Looking to get a gyro myself.  Think this offers the best option for cost vs. portability vs. adaptability with the 3 axis gyro from kenyon labs:

http://www.aerialexposures.com/gyroplatform.htm
Logged
bill t.
Sr. Member
****
Offline Offline

Posts: 2693


WWW
« Reply #13 on: December 10, 2012, 02:04:07 PM »
ReplyReply

Really like the Kowalski stuff.  Fun to see the signature of his aircraft in some of those.  I especially like straight down shots.   Don't care as much for the style where we are looking at angles around 45 degrees, which are informative but put the viewer in a distracting orientation.

All I really want is to get the camera maybe 20 to 30 feet above the ground, and sometimes in locations that are blocked by fences or difficult terrain.  I have a long list of locations that are are so-so from the ground, but would be killer with just a little more camera height.  Have been looking close at those multi-copters.  All it takes is the nerve to hang your $5000 camera package on dirtball hobby motors and electronics all too capable of failing at any time.  Cheap, lightweight cameras are possibly the way to go.
Logged
cybis
Full Member
***
Offline Offline

Posts: 163



WWW
« Reply #14 on: December 10, 2012, 02:38:42 PM »
ReplyReply

Now I´d like to know who else is doing great aerials - any suggestions?

I do Grin : Behance and www.lucbusquin.com
Logged

Atina
Newbie
*
Offline Offline

Posts: 40


« Reply #15 on: February 13, 2014, 02:43:40 PM »
ReplyReply

Cameron Davidson:

http://www.camerondavidson.com

Karel Tomeď, from The Netherlands

http://www.flyingcamera.nl

Nick Rains, from Australia

http://www.nickrainsimaging.com/?q=aerial

« Last Edit: February 13, 2014, 03:19:54 PM by Atina » Logged
Petrus
Sr. Member
****
Offline Offline

Posts: 499


« Reply #16 on: February 14, 2014, 12:11:12 AM »
ReplyReply

All it takes is the nerve to hang your $5000 camera package on dirtball hobby motors and electronics all too capable of failing at any time.

The 2000€ 6 blade copter that was demonstrated to me can loose 2 engines and still fly back. They are quite amazing.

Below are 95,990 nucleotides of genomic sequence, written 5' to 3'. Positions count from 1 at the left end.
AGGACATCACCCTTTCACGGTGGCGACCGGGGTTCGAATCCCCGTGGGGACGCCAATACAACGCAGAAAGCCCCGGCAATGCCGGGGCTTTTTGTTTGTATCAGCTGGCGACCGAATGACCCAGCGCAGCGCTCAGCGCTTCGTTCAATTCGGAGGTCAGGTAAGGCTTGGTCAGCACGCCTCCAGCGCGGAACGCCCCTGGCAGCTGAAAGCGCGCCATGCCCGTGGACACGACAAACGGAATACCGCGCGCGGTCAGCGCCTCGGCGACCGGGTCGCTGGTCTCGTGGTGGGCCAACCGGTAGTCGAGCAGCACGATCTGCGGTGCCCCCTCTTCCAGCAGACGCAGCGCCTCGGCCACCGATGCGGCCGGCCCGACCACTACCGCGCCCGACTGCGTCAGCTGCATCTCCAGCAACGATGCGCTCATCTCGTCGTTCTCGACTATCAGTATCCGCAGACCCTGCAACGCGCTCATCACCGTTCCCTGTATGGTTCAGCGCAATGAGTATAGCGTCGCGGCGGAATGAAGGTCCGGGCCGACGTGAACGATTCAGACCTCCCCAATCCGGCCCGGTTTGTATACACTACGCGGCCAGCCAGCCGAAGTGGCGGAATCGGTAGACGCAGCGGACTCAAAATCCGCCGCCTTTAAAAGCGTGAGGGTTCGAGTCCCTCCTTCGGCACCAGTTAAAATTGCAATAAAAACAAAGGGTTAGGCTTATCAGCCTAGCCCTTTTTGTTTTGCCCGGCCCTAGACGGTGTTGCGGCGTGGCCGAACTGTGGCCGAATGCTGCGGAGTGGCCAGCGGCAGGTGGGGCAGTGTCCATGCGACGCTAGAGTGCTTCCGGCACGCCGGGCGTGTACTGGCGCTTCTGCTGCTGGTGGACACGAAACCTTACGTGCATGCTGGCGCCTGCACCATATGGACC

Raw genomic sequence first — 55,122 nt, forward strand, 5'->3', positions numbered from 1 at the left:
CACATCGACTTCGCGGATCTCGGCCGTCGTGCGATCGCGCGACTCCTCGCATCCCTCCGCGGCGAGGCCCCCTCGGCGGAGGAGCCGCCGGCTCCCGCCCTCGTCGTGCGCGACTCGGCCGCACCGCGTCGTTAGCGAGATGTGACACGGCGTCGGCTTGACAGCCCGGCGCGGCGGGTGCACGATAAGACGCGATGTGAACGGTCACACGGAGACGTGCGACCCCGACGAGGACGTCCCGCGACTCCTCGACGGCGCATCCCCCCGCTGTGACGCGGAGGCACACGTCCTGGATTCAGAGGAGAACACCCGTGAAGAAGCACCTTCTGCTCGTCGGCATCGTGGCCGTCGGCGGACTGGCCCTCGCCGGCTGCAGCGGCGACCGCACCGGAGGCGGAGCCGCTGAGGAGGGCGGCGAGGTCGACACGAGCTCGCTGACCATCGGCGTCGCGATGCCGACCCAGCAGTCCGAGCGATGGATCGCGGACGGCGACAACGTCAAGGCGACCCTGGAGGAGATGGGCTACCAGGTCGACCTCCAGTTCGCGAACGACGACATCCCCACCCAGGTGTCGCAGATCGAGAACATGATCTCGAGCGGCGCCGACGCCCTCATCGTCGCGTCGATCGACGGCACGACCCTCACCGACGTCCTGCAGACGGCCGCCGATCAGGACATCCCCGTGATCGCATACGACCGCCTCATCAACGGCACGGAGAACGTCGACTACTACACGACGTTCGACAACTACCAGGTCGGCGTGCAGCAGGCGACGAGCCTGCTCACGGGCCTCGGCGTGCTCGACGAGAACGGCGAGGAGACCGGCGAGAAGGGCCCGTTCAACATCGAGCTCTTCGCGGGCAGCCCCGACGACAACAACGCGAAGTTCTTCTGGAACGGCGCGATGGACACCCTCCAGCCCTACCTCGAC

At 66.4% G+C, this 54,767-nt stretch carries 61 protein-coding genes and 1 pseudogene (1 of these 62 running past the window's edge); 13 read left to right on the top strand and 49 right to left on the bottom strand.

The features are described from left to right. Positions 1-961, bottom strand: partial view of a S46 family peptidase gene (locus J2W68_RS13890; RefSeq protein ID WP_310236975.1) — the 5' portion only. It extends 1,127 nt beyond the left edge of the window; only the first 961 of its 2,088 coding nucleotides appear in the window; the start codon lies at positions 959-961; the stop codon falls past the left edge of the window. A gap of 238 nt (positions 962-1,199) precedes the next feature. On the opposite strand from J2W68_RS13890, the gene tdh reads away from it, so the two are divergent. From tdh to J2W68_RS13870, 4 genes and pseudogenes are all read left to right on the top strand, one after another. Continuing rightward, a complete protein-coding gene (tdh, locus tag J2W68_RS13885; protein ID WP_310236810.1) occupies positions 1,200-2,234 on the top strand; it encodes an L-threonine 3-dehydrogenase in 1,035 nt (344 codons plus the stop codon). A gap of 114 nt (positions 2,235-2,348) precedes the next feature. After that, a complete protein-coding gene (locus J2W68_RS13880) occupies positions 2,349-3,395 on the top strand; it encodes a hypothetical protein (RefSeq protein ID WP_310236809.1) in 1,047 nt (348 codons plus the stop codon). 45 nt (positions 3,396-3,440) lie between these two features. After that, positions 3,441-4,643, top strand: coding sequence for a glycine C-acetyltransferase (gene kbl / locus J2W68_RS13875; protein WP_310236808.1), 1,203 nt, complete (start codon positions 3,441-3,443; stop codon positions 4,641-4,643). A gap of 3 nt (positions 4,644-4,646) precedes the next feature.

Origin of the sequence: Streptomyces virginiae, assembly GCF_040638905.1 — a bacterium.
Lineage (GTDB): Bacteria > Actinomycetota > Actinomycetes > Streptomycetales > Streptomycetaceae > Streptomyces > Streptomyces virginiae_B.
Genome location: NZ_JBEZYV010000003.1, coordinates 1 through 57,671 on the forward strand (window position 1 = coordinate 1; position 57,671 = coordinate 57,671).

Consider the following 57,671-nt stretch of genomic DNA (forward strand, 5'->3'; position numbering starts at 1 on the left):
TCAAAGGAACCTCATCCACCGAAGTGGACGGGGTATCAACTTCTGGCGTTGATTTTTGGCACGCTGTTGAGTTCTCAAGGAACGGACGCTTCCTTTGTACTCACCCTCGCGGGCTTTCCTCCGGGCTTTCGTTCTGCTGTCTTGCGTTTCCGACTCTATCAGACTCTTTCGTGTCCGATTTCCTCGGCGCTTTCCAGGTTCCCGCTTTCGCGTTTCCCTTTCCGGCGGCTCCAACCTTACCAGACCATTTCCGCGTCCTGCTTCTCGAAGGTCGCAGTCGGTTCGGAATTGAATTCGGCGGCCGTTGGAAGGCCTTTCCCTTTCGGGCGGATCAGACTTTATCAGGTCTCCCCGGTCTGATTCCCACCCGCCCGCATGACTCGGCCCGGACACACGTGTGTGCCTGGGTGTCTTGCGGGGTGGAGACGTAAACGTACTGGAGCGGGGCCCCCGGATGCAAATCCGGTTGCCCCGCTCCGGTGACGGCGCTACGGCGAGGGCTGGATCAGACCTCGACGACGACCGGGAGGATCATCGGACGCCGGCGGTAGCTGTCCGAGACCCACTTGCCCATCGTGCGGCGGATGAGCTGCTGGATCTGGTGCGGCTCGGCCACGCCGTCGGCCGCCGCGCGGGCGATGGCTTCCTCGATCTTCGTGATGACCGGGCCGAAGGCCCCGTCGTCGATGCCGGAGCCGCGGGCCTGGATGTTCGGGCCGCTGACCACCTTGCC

Logged
markmullen
Jr. Member
**
Offline Offline

Posts: 53


WWW
« Reply #17 on: February 20, 2014, 07:06:37 PM »
ReplyReply

I would buy a quad copter in a heartbeat if we didn't have such strict regulations on using them commercially here in the uk. I bet some of my architect clients would love it.
Logged
Frank Sirona
Jr. Member
**
Offline Offline

Posts: 52



WWW
« Reply #18 on: May 08, 2014, 03:46:04 PM »
ReplyReply

Man, with a better camera, using one of those in, say, Yosemite Valley, could bring heretofore impossible to get angles and perspectives.

Me want.

Too late, I´m afraid. As far as I know, Yosemite park has been closed to drones recently.
Logged

Frank Sirona. Large format photography of the Desert Southwest.

www.franksirona.com
Frank Sirona
Jr. Member
**
Offline Offline

Posts: 52



WWW
« Reply #19 on: May 08, 2014, 04:04:49 PM »
ReplyReply

Back to the serious stuff: Swedish photographer Hans Strand is about to publish his book "ICELAND above & below". The book will be available in August, and there is a "Pre-Order Special" which includes an A4 print with all books - well: pre-ordered before August. The book can be ordered here:

www.triplekite.co.uk

Some of the images from the book can be seen on Hans´ facebook page at

https://www.facebook.com/pages/Hans-Strand-Artwork

and many more wonderful images, aerials and non-aerials alike, can be found on his website,

www.hansstrand.com

Highly recommended!
Logged

Frank Sirona. Large format photography of the Desert Southwest.

www.franksirona.com
Pages: [1] 2 »   Top of Page
Print
Jump to:  

Ad
Ad
Ad